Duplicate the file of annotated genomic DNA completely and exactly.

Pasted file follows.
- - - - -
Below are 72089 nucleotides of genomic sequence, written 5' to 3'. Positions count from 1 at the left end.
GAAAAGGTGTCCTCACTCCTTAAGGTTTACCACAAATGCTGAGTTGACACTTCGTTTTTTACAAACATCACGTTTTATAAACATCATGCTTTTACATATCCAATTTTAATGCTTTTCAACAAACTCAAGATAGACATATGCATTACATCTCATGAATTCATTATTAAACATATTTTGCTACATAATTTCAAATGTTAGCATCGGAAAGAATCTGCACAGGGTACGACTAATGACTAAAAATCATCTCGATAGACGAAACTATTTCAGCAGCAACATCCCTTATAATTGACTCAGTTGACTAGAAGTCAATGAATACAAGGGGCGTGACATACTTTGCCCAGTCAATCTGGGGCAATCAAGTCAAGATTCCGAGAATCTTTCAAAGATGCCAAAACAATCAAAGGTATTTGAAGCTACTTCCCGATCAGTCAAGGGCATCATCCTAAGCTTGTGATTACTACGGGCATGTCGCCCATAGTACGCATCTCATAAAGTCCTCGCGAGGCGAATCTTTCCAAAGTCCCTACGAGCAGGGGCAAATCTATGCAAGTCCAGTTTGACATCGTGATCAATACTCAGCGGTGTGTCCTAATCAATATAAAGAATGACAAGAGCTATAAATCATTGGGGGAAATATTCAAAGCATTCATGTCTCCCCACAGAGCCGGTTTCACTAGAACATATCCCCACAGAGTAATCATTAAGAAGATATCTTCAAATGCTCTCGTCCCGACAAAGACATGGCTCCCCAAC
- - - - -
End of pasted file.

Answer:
Below are 72089 nucleotides of genomic sequence, written 5' to 3'. Positions count from 1 at the left end.
GAAAAGGTGTCCTCACTCCTTAAGGTTTACCACAAATGCTGAGTTGACACTTCGTTTTTTACAAACATCACGTTTTATAAACATCATGCTTTTACATATCCAATTTTAATGCTTTTCAACAAACTCAAGATAGACATATGCATTACATCTCATGAATTCATTATTAAACATATTTTGCTACATAATTTCAAATGTTAGCATCGGAAAGAATCTGCACAGGGTACGACTAATGACTAAAAATCATCTCGATAGACGAAACTATTTCAGCAGCAACATCCCTTATAATTGACTCAGTTGACTAGAAGTCAATGAATACAAGGGGCGTGACATACTTTGCCCAGTCAATCTGGGGCAATCAAGTCAAGATTCCGAGAATCTTTCAAAGATGCCAAAACAATCAAAGGTATTTGAAGCTACTTCCCGATCAGTCAAGGGCATCATCCTAAGCTTGTGATTACTACGGGCATGTCGCCCATAGTACGCATCTCATAAAGTCCTCGCGAGGCGAATCTTTCCAAAGTCCCTACGAGCAGGGGCAAATCTATGCAAGTCCAGTTTGACATCGTGATCAATACTCAGCGGTGTGTCCTAATCAATATAAAGAATGACAAGAGCTATAAATCATTGGGGGAAATATTCAAAGCATTCATGTCTCCCCACAGAGCCGGTTTCACTAGAACATATCCCCACAGAGTAATCATTAAGAAGATATCTTCAAATGCTCTCGTCCCGACAAAGACATGGCTCCCCAAC